The International Committee of the Red Cross has launched an aid distribution program targeting a million people in famine-stricken areas of Somalia controlled by al-Shabaab, a militant Islamist group, BBC News reports.
Using its twenty-year track record in Somalia to establish its credibility, the Red Cross lobbied al-Shabaab, which has banned several international aid groups from working in areas under its control, for permission to conduct a three-month aid distribution program designed to assist vulnerable Somalis.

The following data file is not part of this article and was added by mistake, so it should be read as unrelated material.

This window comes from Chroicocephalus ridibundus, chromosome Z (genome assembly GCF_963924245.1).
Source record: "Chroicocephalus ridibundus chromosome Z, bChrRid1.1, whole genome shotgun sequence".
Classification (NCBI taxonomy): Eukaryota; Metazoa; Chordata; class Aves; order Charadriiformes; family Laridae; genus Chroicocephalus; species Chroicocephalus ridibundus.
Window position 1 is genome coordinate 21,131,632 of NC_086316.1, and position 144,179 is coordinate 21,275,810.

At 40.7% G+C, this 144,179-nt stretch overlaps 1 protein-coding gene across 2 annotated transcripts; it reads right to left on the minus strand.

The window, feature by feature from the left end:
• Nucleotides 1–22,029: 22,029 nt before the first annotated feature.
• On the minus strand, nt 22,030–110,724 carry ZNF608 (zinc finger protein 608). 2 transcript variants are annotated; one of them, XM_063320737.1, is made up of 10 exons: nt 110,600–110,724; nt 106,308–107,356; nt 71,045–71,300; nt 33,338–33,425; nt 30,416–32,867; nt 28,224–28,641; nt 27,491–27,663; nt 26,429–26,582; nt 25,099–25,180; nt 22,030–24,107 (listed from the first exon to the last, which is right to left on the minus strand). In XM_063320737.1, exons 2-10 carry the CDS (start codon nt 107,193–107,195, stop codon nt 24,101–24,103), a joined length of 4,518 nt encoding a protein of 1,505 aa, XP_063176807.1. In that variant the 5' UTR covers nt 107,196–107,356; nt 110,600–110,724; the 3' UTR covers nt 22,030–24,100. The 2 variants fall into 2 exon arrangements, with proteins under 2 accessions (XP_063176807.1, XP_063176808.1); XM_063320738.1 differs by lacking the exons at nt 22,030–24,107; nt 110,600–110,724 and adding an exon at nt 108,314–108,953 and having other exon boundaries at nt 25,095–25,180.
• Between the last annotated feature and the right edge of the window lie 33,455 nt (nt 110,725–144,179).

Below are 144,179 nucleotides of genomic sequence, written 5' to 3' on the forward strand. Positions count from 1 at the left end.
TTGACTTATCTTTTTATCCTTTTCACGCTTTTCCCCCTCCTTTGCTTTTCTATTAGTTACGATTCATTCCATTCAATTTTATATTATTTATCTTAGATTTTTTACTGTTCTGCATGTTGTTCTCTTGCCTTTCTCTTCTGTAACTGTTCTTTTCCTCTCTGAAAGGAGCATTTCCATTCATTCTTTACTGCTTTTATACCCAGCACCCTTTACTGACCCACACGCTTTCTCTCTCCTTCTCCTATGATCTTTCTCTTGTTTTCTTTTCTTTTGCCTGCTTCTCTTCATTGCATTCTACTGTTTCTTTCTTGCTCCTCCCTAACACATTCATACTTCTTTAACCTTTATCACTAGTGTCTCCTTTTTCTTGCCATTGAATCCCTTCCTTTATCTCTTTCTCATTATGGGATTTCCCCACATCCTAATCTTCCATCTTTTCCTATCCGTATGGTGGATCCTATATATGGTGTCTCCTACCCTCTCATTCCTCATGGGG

The United Nations has declared famine zones in six regions across Somalia — most of them in areas controlled by al-Shabaab — while tens of thousands of Somalis have fled to the capital of Mogadishu or refugee camps in neighboring Kenya and Ethiopia.
According to UN estimates, some two million Somalis received food aid during September, and if the Red Cross is able to reach another million people, nearly three-quarters of the vulnerable population will have been served. The disaster relief organization also plans to distribute seeds to nearly 250,000 farmers to assist the region's long-term recovery efforts.